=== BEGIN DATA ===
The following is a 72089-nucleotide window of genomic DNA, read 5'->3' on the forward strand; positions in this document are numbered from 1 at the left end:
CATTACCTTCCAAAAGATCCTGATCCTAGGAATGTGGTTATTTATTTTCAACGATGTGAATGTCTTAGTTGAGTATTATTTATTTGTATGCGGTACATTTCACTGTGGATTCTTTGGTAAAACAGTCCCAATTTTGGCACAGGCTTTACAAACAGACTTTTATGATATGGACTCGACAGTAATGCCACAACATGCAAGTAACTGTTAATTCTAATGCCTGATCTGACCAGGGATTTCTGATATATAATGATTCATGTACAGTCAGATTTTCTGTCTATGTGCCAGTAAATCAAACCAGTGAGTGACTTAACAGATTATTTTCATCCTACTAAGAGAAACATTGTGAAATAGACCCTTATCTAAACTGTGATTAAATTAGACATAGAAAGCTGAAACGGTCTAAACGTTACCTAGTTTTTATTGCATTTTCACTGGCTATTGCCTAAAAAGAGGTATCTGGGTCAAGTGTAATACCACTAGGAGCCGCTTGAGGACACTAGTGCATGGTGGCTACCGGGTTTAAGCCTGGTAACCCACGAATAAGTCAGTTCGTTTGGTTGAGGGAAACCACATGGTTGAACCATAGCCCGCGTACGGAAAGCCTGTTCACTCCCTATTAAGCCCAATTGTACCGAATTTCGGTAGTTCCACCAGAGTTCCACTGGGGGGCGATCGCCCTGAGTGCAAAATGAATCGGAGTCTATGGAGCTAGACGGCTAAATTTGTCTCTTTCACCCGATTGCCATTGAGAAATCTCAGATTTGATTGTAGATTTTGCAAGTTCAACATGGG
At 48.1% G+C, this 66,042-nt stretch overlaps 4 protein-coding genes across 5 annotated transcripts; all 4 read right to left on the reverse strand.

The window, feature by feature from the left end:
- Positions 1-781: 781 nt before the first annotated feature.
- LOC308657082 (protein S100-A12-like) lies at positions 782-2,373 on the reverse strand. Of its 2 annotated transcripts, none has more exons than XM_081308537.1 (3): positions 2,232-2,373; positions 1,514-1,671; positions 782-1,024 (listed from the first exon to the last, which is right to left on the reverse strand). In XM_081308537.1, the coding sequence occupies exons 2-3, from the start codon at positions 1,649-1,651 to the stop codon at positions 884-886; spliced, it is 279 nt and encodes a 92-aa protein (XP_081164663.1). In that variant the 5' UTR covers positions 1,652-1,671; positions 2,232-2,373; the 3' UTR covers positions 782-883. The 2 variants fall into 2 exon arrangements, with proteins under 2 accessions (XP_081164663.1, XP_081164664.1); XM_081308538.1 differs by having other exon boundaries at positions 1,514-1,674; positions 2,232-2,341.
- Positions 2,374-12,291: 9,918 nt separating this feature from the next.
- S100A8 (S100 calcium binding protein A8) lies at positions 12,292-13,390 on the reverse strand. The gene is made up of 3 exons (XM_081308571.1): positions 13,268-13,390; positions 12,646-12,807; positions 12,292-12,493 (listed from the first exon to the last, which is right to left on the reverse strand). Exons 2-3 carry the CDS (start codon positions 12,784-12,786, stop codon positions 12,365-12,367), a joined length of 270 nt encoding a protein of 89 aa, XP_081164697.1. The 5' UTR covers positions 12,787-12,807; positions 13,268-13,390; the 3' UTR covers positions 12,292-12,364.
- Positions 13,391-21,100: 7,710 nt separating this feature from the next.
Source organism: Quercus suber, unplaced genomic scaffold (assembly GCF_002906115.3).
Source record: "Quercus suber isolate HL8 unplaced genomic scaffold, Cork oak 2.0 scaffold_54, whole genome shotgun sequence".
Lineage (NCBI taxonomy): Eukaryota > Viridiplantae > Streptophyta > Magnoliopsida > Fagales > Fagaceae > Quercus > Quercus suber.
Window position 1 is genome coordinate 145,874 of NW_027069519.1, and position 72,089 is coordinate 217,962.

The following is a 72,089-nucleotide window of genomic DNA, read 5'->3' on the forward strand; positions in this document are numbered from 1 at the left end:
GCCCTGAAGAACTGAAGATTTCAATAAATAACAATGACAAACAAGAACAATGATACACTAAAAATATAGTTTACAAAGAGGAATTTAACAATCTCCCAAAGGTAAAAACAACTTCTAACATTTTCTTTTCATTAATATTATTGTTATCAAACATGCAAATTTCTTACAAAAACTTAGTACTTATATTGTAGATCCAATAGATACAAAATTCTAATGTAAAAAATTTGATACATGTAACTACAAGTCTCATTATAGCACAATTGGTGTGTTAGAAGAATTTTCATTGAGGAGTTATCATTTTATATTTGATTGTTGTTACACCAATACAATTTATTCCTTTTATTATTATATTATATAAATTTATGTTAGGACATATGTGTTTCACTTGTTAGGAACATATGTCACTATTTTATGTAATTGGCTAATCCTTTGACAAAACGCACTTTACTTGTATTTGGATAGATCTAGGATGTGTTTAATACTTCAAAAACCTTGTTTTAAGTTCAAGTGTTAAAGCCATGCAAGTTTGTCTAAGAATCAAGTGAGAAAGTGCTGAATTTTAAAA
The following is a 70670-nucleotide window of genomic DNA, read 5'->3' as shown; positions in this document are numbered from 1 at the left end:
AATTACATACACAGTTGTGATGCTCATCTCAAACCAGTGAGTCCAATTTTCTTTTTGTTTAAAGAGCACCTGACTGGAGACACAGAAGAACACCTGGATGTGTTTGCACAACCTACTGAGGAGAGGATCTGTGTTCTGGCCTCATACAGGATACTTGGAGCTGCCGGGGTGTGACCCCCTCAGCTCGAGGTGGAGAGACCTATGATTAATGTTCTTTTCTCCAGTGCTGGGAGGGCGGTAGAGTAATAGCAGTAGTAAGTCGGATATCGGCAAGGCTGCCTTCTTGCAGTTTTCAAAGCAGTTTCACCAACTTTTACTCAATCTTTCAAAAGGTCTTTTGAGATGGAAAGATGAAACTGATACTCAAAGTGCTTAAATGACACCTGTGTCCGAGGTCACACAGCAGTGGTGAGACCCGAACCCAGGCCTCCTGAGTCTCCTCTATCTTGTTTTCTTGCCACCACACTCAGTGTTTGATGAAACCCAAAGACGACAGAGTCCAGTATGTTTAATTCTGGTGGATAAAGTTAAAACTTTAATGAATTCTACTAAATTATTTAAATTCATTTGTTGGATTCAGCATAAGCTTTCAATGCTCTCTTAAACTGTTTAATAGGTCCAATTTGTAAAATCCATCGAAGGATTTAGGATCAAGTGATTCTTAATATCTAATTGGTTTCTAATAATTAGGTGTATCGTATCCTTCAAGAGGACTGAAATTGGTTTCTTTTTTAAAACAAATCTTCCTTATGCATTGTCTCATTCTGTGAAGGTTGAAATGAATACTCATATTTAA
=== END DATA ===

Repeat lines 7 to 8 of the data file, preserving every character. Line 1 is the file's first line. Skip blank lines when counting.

- Positions 2,374-12,291: 9,918 nt separating this feature from the next.
- S100A8 (S100 calcium binding protein A8) lies at positions 12,292-13,390 on the reverse strand. The gene is made up of 3 exons (XM_081308571.1): positions 13,268-13,390; positions 12,646-12,807; positions 12,292-12,493 (listed from the first exon to the last, which is right to left on the reverse strand). Exons 2-3 carry the CDS (start codon positions 12,784-12,786, stop codon positions 12,365-12,367), a joined length of 270 nt encoding a protein of 89 aa, XP_081164697.1. The 5' UTR covers positions 12,787-12,807; positions 13,268-13,390; the 3' UTR covers positions 12,292-12,364.